SCIENTISTS have developed an air quality sensor which could save the lives of babies and people with asthma.

Researchers at the University of Sussex collaborated with a team of scientists from across Europe and the Oxford company M-SOLV to develop a highly sensitive, accurate sensor for Nitrogen Dioxide (NO2).

NO2 is a major air pollutant which originates from combustion engines and industrial processes. Long term exposure to the gas can cause respiratory issues which can be severe and even life-threatening for babies and asthma sufferers.

Professor Alan Dalton, head of the Materials Physics group at the University of Sussex, said: “As a father, one of the things that motivated me to pursue this development was hearing about the influence of dangerous levels of NO2 in the air on infant morbidity.

“It’s not news that urban environments are seeing high levels of pollution, but without widespread and accurate air quality monitoring, most of us are in the dark about how harmful the air in our local area might really be for ourselves and our children.”

According to the 2020 Air Quality Annual Status Report published by Brighton and Hove City Council in June, NO2 “is the most plentiful pollutant” in the city due to road traffic emissions.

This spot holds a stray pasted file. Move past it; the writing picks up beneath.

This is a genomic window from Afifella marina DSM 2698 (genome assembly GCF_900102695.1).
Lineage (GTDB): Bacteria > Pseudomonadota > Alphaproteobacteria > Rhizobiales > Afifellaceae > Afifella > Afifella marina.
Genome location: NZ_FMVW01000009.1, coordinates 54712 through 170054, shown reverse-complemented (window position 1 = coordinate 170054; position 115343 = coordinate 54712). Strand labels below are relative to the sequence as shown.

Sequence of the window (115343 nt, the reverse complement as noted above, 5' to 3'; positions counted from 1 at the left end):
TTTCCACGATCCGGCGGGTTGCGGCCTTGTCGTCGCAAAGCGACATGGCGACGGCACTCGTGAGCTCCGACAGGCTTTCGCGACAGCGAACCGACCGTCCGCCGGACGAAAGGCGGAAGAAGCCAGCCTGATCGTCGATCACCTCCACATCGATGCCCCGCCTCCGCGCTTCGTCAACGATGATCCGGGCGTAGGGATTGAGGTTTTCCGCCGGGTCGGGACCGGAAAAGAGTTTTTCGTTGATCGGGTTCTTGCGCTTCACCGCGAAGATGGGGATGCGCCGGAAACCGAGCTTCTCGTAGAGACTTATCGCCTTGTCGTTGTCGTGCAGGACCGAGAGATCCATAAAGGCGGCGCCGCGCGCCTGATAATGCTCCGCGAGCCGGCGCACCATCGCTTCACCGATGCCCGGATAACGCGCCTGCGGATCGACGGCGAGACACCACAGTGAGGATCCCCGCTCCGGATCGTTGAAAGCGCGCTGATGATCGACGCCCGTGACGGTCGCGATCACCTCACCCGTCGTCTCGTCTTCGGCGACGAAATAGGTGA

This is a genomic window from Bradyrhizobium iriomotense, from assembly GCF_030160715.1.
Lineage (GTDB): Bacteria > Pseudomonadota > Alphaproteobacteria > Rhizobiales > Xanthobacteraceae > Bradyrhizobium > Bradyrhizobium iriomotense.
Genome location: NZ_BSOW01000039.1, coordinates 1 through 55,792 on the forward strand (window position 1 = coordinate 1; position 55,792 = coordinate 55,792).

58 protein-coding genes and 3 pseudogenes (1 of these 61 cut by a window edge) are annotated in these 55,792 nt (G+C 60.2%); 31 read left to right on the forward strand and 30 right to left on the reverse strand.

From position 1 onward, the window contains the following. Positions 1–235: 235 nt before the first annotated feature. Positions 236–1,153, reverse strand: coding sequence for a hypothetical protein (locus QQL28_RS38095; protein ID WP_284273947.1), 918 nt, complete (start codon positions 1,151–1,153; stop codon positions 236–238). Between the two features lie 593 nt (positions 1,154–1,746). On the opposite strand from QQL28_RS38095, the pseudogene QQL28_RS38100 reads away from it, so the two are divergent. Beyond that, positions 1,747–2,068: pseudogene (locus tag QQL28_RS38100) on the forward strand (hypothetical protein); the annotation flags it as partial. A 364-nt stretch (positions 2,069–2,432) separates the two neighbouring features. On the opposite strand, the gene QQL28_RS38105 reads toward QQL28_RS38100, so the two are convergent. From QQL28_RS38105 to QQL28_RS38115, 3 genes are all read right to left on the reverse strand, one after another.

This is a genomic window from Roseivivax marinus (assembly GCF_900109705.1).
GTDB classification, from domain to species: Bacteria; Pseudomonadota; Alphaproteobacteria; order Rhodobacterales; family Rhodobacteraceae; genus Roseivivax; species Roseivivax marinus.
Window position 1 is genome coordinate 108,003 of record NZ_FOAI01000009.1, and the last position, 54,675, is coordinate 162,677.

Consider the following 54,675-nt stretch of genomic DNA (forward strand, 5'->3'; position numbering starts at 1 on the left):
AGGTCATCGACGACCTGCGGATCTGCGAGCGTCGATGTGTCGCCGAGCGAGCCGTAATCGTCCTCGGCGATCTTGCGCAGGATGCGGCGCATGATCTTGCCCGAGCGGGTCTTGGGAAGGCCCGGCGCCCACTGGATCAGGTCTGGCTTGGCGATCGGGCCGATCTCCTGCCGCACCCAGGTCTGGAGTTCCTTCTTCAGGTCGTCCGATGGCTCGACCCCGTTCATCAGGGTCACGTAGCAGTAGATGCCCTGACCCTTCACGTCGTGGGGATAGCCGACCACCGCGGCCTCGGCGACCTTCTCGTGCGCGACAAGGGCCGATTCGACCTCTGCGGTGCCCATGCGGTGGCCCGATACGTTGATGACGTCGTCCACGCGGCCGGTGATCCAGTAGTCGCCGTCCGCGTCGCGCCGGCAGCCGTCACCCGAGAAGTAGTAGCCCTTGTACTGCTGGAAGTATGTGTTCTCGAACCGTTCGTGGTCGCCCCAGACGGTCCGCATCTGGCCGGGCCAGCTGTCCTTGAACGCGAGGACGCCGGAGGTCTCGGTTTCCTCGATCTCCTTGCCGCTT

The level of NO2 “continues to exceed or be close to exceeding” national air quality standards along the A23, A270, B2066 and A2010 roads into the city.

The area around the Clock Tower was named by Friends of the Earth as the third worst location in England for NO2 earlier this year.

Monitoring air quality to prevent exposure to NO2 is currently only possible with unwieldy, expensive equipment.

The scientists faced a challenge to create a device sensitive enough to detect below 20 parts-per-billion of NO2 in the air, which would also be convenient and affordable to operate in domestic, public and industrial settings.

The breakthrough came when they developed an NO2 sensing layer, based on a Laser Deposited Carbon Aerogel (LDCA), which they discovered has exceptional selectivity towards NO2 over other pollutants. The thin, porous and well-adhered film of LDCA is deposited on to electrodes, which can then be housed in a range of devices for air monitoring.

The sensor can detect close to 10 parts-per-billion of NO2 in under 15 minutes and can operate at room temperature. For the first time, it could provide accurate readings of NO2 levels from a portable device which could synchronise with smartphones and applications.

Peter Lynch, postdoctoral researcher at the University of Sussex, said: “One of our shared goals was to develop a sensor that would not only perform fantastically outside of the lab, but would be affordable enough for your average household, ensuring that more of us have access to information on air quality on an hour-by-hour basis.

“As well as helping individuals make informed choices, our hope is that this data could feed into a national – even worldwide – pollution monitoring database, to effect positive action on air quality.”